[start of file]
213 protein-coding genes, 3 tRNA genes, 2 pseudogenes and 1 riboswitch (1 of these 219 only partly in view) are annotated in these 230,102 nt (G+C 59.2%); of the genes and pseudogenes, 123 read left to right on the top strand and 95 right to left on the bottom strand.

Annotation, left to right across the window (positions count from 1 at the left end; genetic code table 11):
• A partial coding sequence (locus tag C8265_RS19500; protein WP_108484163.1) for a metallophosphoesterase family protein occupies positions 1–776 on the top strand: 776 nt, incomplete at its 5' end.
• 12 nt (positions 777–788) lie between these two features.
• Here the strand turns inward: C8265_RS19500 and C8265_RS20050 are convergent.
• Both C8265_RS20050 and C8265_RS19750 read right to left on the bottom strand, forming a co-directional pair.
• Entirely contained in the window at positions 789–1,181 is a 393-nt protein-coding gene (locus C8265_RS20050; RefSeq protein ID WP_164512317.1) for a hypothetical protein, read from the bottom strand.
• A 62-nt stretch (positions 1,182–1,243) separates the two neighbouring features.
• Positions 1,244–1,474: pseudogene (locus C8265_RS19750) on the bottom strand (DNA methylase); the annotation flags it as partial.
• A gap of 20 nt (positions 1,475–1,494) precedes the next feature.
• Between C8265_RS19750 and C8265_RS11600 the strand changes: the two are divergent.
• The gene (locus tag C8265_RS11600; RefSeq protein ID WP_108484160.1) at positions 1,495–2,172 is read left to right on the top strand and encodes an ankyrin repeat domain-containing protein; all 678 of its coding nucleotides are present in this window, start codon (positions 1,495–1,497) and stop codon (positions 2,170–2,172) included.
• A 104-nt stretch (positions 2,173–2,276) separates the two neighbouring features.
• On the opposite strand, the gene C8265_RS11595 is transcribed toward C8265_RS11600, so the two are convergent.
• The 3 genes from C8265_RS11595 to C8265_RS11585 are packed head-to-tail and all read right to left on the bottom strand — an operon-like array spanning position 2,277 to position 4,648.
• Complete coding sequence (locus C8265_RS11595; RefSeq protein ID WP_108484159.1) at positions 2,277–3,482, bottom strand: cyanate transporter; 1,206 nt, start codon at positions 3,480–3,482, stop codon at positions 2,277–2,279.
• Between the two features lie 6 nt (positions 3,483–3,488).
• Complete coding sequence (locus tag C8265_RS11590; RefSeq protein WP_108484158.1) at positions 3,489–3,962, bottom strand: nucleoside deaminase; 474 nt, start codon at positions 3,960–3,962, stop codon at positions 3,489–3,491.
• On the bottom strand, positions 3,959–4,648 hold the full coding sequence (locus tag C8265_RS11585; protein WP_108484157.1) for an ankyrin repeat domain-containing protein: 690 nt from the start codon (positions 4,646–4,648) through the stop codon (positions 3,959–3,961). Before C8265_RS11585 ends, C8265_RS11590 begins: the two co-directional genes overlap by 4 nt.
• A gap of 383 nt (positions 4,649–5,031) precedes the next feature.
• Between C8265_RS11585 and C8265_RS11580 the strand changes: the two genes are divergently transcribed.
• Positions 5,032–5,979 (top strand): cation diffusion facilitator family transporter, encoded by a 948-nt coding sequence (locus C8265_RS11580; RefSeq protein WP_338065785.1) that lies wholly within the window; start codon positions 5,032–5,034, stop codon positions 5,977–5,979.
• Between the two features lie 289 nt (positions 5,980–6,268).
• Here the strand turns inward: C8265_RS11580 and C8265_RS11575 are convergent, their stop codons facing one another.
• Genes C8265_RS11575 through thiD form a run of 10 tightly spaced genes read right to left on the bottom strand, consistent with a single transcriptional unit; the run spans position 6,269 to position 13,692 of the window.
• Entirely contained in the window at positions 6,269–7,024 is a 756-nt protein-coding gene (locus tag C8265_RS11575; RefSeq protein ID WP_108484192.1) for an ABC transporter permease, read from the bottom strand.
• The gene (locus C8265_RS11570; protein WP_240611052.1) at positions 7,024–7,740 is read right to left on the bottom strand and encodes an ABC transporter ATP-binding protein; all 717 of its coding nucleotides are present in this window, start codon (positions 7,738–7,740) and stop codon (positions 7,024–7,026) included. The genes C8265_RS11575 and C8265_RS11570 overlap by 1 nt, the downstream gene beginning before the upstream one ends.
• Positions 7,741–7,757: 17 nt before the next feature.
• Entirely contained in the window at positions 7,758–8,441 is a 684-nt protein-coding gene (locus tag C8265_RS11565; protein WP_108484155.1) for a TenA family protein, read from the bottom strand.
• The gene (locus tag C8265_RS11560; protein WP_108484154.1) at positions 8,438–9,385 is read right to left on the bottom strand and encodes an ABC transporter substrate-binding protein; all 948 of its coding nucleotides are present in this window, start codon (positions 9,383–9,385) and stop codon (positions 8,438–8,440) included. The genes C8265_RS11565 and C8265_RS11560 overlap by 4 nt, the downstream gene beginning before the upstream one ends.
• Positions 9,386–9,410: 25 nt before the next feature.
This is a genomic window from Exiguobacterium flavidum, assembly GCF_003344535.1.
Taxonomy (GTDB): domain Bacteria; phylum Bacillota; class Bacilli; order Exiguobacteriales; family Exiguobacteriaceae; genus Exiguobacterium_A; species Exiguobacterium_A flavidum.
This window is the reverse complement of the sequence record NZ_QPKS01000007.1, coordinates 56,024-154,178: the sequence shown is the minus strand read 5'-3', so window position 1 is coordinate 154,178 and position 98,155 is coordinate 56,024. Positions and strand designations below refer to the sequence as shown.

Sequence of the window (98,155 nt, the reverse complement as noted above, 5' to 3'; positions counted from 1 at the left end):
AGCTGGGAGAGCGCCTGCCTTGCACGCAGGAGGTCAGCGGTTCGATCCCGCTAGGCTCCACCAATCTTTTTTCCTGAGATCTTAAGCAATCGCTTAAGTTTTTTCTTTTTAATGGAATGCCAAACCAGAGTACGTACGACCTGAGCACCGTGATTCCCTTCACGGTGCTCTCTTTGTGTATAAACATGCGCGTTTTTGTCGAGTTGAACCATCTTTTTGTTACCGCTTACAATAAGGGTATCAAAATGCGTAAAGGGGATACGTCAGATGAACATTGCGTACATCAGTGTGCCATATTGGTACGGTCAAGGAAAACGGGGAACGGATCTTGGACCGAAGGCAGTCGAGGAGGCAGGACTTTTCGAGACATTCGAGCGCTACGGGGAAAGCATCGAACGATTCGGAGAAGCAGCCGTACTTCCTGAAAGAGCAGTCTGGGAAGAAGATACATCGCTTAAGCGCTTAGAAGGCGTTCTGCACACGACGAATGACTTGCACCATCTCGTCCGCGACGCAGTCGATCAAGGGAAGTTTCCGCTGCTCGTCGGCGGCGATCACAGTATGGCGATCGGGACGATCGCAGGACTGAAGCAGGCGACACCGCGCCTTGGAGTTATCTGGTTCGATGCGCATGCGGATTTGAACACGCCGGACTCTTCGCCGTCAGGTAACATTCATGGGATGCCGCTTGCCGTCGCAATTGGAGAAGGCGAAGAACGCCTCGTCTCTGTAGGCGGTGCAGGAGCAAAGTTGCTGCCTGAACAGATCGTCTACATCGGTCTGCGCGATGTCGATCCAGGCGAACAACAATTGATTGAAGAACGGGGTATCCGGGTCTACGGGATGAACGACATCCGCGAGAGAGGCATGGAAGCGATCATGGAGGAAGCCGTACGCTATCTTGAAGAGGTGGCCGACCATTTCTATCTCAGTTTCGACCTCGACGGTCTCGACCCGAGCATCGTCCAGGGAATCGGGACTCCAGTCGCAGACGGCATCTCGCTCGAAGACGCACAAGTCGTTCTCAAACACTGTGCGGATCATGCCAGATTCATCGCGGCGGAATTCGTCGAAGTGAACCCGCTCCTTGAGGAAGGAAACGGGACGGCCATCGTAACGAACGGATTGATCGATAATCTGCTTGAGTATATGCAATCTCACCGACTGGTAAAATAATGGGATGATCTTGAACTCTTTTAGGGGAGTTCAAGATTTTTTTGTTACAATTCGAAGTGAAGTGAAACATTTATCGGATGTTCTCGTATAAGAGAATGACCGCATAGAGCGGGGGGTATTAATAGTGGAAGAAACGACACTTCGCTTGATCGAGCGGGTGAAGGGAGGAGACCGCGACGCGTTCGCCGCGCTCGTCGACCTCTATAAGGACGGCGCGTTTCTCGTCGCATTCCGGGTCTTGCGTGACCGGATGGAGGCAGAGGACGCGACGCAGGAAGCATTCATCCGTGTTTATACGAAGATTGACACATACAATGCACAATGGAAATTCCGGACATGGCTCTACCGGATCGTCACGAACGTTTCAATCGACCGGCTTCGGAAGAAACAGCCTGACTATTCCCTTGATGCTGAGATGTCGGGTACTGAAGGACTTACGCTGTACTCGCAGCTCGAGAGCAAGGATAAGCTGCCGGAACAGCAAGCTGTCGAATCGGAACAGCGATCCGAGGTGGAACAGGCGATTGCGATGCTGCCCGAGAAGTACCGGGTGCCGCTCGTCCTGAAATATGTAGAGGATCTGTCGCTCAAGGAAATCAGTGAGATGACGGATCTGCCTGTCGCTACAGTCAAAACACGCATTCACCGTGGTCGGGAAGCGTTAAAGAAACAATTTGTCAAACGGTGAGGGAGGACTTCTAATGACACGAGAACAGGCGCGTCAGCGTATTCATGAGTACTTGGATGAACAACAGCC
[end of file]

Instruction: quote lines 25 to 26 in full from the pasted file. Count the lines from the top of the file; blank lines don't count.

• Genes C8265_RS11575 through thiD form a run of 10 tightly spaced genes read right to left on the bottom strand, consistent with a single transcriptional unit; the run spans position 6,269 to position 13,692 of the window.
• Entirely contained in the window at positions 6,269–7,024 is a 756-nt protein-coding gene (locus tag C8265_RS11575; RefSeq protein ID WP_108484192.1) for an ABC transporter permease, read from the bottom strand.